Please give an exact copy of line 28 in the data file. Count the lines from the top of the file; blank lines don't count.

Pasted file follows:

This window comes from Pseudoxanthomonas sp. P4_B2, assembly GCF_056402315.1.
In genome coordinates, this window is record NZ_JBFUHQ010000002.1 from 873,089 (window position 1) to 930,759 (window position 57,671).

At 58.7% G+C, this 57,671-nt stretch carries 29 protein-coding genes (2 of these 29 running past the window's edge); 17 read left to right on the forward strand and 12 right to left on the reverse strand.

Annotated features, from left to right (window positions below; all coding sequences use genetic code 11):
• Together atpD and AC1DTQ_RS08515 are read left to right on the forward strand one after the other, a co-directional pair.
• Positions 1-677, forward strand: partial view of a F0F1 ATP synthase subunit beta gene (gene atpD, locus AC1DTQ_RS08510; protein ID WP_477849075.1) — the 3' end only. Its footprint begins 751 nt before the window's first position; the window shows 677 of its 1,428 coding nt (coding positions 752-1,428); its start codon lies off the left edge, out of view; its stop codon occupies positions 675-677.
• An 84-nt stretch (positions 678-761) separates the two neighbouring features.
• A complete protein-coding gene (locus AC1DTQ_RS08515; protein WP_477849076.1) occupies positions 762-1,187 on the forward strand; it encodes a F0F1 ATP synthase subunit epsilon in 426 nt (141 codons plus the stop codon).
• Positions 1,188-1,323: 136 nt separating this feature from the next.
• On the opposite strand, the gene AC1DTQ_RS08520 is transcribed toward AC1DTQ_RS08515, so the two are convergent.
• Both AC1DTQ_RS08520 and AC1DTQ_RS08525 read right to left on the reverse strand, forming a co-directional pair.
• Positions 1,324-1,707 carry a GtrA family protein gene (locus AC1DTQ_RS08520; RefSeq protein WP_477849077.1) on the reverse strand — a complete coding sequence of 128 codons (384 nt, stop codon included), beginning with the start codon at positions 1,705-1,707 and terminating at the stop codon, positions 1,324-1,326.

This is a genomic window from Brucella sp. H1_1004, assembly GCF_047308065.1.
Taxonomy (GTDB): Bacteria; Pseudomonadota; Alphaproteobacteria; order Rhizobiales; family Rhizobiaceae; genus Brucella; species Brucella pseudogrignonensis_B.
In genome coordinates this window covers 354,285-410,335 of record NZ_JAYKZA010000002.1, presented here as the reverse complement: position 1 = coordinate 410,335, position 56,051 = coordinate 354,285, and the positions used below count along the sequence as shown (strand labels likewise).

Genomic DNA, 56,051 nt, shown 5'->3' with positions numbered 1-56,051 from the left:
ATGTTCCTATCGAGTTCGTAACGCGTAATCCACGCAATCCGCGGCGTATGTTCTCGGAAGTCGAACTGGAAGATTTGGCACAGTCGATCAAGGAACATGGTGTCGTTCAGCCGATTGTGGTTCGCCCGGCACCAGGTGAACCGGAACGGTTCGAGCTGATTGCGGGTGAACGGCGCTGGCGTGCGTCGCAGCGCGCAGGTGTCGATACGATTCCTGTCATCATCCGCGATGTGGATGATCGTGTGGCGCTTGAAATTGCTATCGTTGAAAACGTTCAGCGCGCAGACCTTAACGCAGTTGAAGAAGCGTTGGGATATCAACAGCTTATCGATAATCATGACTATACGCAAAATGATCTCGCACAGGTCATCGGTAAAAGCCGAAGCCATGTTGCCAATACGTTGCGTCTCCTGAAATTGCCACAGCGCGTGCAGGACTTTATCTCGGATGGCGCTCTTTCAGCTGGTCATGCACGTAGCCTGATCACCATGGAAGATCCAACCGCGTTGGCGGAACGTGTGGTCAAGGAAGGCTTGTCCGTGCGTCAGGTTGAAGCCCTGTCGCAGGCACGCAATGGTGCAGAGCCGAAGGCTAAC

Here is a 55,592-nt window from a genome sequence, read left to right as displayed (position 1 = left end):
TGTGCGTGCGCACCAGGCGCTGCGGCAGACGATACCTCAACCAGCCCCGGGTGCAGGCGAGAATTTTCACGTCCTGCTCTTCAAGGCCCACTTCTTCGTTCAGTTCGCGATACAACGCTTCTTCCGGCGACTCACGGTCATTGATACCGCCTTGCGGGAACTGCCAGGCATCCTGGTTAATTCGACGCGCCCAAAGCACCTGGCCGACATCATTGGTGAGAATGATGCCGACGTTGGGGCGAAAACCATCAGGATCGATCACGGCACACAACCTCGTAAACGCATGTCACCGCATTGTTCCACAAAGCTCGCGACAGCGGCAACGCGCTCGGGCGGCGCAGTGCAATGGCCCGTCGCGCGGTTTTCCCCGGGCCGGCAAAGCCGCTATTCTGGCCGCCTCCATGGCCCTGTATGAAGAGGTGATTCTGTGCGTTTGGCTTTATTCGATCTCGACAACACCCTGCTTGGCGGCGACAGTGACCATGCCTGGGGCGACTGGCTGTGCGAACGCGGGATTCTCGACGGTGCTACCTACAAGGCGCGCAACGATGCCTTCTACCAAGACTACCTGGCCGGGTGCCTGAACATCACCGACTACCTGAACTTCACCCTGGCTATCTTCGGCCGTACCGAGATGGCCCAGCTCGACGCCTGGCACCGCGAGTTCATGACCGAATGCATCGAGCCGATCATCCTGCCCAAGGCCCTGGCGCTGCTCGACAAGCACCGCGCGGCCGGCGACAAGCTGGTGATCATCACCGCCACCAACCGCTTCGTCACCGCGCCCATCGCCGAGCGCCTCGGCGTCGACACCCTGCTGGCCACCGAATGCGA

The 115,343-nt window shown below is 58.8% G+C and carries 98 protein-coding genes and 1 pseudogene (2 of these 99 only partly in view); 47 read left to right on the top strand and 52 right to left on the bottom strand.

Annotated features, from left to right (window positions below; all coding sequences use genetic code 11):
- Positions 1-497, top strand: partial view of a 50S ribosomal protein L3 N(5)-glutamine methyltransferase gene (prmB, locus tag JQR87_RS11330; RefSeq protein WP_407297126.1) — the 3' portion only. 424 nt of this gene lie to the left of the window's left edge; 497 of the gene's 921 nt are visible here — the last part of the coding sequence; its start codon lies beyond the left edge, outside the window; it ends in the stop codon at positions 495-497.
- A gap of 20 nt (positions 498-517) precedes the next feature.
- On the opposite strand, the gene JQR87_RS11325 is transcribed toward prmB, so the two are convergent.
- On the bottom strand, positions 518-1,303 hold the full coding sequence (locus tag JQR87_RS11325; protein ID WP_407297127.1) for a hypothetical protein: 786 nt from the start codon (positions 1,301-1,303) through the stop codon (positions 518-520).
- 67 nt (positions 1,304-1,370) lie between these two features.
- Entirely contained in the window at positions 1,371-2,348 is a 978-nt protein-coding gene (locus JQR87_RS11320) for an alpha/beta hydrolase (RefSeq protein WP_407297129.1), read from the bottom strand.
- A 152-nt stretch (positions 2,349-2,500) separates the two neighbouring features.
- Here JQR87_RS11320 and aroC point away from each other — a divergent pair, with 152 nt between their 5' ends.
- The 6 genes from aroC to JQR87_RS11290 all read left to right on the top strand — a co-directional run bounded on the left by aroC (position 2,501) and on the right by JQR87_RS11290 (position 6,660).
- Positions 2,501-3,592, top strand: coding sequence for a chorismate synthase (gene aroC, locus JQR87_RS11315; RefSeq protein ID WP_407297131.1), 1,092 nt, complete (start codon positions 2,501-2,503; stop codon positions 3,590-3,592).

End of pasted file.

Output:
- A 152-nt stretch (positions 2,349-2,500) separates the two neighbouring features.